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    • David Petersen
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      Post count: 2749

      In another thread, Bushmaster recently posted about grunting in a buck. Of course I’ve heard about this technique for years but have not had much chance to hunt whitetails since I was a kid in OK, so am decades behind on such as grunting and rattling. Recently I’ve started visiting AZ in winter to hunt Coues whitetails in rut, tried grunting with no results. Just yesterday returned from a WV whitetail hunt, good rutting, but no results from grunting. Before I head back down to AZ in a couple of weeks I’d sure appreciate hearing advice, experiences, and recommended grunt tube models from those of you with experience and success in this realm. I’ll be hunting almost exclusively from the ground. I may be “the elk guy,” but I’m just an eager learner on whitetails. And frankly, it’s fun at my age to be a beginner at anything! 😆 Thanks, Dave p

    • William WarrenWilliam Warren
      Member
      Post count: 1384

      Dave,

      I’m by no means an “expert” but I have killed 2 bucks by a combination of rattling and grunting. This is not a 100% guaranteed method as is nothing when it comes to whitetails but I enjoy using rattling and grunting as a means of increasing my odds. I beleive it is most effective during rutting activity. I like to find a vantage point near known travel lanes where I can watch more than one area. I get to my blind and let things settle down some and then begin rattling by tickling the tines together like two bucks testing each other. I’ll do this a few times over the 15 minutes then I’ll wait about 5 minutes and then I’ll smack the main beams and give them a thrashing for a minute or two then pull them apart trying to get as much contact with the tines as I can as they separate. I will rest about 15 minutes while watching and give a few grunts before repeating the routine with about 15-20 minutes of quiet between rounds. When I spot a buck coming in I will lightly tickle the antlers to get his reaction then put them down. I’ll use the grunt to pull him on in. You have be the judge on how far away the deer is and when to lighten up on the rattling or grunting. You can usually tell if you have him interested or if he has you pinpointed which may not be good. Bottom line is it is fun to watch their reaction if you see the deer first.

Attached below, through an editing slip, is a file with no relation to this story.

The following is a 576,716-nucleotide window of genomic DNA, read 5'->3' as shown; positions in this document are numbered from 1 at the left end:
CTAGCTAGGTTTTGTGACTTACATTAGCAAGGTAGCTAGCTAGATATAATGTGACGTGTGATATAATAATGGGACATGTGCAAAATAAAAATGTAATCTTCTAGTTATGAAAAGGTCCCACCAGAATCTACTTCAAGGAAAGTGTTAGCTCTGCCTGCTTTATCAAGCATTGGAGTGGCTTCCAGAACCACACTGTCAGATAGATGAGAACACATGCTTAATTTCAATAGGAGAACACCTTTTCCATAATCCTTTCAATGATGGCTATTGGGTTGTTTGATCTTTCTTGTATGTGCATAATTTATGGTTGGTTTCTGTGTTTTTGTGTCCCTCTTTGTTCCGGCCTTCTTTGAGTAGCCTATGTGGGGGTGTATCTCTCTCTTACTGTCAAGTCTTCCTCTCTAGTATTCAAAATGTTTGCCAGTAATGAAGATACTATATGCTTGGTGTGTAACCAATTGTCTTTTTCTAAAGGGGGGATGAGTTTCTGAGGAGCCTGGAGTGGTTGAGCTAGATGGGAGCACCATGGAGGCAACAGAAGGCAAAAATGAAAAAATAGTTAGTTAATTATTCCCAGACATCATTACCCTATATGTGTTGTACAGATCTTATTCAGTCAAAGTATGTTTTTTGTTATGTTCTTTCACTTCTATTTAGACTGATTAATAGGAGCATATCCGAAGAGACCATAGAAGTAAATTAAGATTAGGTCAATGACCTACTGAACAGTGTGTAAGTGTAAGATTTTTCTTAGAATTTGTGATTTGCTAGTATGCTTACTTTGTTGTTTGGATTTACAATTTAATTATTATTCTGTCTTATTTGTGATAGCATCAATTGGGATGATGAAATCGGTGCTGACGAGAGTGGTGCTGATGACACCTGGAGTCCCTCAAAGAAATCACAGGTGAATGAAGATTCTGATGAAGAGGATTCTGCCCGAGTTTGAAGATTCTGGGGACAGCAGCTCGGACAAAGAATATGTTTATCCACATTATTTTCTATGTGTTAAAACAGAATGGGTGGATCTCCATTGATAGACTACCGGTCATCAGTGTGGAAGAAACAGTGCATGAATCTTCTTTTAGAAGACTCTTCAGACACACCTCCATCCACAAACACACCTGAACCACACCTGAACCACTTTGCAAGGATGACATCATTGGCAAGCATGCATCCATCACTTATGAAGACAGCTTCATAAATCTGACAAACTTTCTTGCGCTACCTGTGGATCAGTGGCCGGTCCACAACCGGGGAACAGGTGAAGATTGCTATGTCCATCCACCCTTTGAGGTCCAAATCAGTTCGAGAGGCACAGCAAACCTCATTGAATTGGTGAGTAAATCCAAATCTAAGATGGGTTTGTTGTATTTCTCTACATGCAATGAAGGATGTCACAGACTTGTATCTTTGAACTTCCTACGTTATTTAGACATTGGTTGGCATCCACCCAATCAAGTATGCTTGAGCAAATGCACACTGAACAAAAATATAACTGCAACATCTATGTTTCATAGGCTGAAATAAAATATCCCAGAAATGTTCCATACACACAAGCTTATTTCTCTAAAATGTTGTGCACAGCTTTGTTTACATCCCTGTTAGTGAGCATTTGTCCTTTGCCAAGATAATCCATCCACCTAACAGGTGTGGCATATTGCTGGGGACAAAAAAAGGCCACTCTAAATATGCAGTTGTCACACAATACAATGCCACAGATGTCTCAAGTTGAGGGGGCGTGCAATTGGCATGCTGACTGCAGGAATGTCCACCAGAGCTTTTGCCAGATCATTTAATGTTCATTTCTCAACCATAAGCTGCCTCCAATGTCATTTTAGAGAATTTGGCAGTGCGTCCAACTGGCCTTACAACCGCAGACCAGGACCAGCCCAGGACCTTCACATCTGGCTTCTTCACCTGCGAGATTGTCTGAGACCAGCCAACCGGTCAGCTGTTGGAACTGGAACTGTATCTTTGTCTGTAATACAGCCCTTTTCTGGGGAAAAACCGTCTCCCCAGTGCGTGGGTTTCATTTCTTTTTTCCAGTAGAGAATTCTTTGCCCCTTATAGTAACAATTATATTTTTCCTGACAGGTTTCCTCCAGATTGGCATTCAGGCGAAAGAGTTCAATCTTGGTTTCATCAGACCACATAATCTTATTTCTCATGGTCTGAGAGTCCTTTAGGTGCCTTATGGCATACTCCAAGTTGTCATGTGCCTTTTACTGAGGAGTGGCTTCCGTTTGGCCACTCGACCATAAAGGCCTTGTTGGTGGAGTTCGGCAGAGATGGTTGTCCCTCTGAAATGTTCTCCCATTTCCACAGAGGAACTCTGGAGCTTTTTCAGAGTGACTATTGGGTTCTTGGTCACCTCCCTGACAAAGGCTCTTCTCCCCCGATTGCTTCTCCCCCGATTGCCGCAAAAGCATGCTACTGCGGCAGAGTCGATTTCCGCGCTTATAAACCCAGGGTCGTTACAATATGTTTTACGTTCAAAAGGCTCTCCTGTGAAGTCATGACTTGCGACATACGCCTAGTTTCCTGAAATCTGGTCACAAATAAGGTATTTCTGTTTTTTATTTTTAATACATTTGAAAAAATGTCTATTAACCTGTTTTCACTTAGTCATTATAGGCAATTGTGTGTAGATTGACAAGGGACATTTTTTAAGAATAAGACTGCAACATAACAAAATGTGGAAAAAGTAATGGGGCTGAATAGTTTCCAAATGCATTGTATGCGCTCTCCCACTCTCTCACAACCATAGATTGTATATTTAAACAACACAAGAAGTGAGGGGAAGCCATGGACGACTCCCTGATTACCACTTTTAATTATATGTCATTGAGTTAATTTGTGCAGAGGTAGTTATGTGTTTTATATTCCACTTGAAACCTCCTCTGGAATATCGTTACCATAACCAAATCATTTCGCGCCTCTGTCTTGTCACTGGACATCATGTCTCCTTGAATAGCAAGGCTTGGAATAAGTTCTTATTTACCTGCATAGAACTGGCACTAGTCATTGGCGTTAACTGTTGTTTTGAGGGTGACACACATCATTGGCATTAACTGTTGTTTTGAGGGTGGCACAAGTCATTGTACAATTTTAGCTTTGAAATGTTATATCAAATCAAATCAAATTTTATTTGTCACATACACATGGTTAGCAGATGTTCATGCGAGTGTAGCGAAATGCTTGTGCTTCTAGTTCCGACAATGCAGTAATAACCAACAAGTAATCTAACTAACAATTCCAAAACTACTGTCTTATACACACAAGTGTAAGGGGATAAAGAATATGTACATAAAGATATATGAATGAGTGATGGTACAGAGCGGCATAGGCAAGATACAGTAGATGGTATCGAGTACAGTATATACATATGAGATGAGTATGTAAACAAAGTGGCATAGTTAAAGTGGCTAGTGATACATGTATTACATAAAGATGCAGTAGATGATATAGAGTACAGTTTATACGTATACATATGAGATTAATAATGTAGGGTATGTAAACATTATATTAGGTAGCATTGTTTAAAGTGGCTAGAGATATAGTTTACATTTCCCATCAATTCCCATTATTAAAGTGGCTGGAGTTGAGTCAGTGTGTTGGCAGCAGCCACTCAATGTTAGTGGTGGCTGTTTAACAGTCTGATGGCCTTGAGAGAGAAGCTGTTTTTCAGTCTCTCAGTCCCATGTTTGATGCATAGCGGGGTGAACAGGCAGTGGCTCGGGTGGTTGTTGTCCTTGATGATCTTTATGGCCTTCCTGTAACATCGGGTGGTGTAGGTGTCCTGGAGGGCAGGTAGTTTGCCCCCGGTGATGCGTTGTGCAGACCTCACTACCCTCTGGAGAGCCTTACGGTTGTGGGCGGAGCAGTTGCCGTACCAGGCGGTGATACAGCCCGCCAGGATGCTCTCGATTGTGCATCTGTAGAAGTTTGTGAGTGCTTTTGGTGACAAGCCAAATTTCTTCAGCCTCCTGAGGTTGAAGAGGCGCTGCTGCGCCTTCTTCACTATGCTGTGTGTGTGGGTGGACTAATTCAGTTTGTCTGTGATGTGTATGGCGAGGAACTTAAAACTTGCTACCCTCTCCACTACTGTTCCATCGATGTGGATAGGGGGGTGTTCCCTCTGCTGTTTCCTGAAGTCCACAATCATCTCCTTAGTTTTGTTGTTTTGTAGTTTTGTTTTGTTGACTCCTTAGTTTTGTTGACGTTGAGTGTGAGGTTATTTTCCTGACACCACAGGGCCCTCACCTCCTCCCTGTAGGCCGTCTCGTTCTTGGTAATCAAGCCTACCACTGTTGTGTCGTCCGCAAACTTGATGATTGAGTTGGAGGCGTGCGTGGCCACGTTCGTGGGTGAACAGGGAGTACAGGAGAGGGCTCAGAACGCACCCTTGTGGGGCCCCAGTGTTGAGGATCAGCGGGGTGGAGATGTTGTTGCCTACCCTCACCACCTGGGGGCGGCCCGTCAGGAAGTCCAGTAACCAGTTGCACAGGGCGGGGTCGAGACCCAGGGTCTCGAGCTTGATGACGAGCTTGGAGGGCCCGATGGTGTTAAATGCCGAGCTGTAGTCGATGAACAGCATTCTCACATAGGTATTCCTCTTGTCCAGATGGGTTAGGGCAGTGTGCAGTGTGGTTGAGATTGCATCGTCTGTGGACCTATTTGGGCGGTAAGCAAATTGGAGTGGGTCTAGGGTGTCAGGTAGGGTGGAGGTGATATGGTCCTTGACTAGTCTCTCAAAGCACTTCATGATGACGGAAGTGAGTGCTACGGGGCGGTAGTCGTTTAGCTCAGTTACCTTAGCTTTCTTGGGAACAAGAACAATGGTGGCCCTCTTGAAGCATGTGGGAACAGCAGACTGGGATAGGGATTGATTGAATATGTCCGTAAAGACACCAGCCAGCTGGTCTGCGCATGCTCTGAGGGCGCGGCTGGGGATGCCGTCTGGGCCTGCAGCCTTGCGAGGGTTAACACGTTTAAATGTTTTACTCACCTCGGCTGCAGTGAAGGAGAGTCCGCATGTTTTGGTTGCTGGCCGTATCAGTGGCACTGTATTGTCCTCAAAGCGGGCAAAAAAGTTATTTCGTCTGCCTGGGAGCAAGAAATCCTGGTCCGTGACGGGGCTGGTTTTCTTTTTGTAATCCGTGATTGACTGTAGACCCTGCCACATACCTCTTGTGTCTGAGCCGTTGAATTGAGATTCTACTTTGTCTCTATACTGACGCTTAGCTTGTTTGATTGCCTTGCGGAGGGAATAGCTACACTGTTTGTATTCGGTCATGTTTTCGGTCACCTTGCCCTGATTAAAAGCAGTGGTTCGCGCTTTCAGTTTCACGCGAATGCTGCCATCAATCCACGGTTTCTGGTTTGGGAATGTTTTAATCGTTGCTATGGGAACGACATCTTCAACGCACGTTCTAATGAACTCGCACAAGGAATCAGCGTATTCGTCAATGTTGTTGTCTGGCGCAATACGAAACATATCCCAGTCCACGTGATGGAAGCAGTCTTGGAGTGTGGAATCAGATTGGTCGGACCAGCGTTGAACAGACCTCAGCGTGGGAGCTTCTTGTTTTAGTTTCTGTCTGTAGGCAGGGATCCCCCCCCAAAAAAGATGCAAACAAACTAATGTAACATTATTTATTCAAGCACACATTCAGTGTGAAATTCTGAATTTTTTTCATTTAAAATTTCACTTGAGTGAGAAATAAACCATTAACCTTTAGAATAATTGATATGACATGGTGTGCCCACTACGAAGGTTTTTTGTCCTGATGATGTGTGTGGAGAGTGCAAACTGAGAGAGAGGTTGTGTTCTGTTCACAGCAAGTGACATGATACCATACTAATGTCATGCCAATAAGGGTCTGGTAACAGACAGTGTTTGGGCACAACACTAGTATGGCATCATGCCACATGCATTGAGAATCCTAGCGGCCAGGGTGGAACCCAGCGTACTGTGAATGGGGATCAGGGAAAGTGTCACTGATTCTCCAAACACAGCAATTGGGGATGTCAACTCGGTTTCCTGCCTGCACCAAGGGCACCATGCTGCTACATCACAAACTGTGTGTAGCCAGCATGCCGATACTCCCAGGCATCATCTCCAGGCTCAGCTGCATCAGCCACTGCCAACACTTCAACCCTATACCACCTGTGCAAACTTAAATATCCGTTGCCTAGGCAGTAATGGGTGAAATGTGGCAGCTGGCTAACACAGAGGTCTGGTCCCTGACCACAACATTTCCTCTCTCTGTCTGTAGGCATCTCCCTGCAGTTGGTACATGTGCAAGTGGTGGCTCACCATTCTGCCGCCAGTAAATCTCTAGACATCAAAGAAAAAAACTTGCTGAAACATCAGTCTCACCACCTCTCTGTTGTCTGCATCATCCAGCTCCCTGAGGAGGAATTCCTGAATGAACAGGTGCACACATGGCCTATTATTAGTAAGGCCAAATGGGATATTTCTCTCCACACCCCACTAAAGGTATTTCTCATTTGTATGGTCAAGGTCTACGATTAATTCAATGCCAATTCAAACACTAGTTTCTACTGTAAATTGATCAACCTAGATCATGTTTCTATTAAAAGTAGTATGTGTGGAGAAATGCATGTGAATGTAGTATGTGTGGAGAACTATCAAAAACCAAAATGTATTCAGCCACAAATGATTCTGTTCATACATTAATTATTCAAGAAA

Have fun with it Dave, it sure can’t hurt.

      Duncan

    • David Petersen
      Member
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      Post count: 2749

      Thanks, Duncan. Sounds like a good primer for me there. I’ve rattled and grunted, but never with an established pattern. I’m sure that a realistic pattern is as important to calling deer as it is to elk. I’m always disgruntled when guys come into the elk woods with a bugle stuck into their mouths and seem to think the more and louder they blow it, the better, when in fact they are shutting up and scaring off the real bulls. I don’t want to make the same mistakes with deer. I’ll practice, and I’ll not overwork it in the field. Thanks, dave